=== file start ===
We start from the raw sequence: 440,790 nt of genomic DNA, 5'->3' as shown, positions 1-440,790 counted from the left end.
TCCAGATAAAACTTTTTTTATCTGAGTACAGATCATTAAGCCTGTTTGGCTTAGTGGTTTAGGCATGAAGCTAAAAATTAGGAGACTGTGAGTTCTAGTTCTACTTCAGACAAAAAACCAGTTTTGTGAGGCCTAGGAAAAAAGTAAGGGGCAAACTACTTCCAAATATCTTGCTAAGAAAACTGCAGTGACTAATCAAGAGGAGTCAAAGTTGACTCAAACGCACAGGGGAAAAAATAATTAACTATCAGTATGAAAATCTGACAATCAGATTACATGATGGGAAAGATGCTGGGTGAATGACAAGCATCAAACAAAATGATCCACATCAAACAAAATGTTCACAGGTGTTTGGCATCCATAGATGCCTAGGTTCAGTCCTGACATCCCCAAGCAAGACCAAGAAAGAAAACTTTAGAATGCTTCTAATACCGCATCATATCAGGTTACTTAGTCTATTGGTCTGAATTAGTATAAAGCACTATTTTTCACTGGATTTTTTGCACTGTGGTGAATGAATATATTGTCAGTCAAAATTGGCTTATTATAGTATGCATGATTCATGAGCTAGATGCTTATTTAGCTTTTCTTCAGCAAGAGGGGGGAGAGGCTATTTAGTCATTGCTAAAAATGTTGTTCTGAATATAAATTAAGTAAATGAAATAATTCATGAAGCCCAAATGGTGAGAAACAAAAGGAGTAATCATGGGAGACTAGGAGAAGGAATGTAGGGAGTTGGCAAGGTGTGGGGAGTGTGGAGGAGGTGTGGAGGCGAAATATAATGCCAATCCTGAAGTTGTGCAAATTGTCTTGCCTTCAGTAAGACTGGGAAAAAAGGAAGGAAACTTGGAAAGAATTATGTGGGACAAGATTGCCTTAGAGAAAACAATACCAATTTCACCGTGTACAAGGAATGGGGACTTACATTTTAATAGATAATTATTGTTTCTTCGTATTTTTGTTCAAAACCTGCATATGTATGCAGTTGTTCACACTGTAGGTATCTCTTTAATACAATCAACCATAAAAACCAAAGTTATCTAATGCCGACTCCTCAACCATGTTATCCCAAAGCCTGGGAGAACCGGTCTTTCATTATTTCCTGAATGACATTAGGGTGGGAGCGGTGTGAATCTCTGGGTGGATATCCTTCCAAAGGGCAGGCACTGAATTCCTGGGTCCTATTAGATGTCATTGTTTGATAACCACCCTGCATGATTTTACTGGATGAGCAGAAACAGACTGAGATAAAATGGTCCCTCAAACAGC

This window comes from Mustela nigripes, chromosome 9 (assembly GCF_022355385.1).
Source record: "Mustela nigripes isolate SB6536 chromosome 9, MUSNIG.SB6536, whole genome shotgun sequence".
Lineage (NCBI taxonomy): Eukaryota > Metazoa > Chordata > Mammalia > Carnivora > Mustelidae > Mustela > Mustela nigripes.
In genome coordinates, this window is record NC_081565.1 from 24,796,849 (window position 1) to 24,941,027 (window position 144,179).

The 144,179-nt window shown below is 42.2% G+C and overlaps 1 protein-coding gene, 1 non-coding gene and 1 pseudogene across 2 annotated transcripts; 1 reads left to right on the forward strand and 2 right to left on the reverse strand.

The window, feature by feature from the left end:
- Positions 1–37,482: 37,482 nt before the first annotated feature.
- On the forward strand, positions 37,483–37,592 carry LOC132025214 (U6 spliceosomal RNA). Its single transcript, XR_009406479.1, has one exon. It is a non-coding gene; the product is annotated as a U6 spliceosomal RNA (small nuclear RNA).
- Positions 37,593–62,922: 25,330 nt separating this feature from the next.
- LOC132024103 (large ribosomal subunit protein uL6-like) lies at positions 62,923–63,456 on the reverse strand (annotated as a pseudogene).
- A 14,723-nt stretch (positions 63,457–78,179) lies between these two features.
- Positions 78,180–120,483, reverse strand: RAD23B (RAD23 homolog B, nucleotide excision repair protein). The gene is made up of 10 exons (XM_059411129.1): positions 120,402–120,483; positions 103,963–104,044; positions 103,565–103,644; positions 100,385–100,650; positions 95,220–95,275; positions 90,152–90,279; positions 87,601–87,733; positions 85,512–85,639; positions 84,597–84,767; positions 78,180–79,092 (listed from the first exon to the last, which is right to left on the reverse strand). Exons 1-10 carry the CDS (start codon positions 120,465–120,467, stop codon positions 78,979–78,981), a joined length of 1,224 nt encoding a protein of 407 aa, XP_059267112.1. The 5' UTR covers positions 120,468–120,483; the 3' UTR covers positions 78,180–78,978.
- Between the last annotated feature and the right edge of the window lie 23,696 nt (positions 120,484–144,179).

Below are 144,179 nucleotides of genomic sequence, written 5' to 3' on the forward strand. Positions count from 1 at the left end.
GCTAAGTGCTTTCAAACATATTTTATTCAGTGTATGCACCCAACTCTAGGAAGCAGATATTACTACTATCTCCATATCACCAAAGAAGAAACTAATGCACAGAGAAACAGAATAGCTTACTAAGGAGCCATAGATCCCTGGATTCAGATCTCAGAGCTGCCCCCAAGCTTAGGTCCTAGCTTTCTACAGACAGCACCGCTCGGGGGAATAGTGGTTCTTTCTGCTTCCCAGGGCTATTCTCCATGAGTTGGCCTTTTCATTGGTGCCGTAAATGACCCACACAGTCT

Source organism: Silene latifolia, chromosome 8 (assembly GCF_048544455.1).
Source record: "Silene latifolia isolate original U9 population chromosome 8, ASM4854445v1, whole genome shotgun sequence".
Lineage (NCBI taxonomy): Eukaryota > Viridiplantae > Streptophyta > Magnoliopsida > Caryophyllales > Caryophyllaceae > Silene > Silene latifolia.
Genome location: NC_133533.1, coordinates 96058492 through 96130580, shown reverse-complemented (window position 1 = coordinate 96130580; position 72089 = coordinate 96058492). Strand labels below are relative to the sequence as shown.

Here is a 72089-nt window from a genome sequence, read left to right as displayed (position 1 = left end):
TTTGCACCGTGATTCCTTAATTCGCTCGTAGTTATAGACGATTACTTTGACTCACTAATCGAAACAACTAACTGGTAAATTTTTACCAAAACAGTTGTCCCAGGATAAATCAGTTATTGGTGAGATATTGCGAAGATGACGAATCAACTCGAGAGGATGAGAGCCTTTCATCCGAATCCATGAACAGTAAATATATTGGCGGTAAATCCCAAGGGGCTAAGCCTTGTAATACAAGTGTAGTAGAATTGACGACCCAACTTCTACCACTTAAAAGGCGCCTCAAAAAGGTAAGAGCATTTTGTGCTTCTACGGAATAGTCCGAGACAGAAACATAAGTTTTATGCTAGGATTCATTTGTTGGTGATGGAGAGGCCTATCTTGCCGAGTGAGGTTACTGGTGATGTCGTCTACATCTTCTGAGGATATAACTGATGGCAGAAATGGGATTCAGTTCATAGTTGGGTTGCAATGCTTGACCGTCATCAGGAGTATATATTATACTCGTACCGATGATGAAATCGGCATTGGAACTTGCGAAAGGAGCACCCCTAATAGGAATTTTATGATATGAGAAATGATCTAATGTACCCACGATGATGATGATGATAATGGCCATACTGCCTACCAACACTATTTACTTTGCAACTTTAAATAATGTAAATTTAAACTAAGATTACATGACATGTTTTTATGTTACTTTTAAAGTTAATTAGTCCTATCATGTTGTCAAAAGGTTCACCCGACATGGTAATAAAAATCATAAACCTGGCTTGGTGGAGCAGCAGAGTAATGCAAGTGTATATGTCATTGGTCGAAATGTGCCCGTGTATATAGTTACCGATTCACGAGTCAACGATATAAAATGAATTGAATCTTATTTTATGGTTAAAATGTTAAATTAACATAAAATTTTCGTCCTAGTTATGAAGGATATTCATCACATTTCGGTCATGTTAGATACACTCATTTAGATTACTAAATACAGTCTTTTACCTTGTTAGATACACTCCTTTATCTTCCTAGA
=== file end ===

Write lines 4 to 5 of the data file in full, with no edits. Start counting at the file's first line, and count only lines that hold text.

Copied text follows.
Source record: "Mustela nigripes isolate SB6536 chromosome 9, MUSNIG.SB6536, whole genome shotgun sequence".
Lineage (NCBI taxonomy): Eukaryota > Metazoa > Chordata > Mammalia > Carnivora > Mustelidae > Mustela > Mustela nigripes.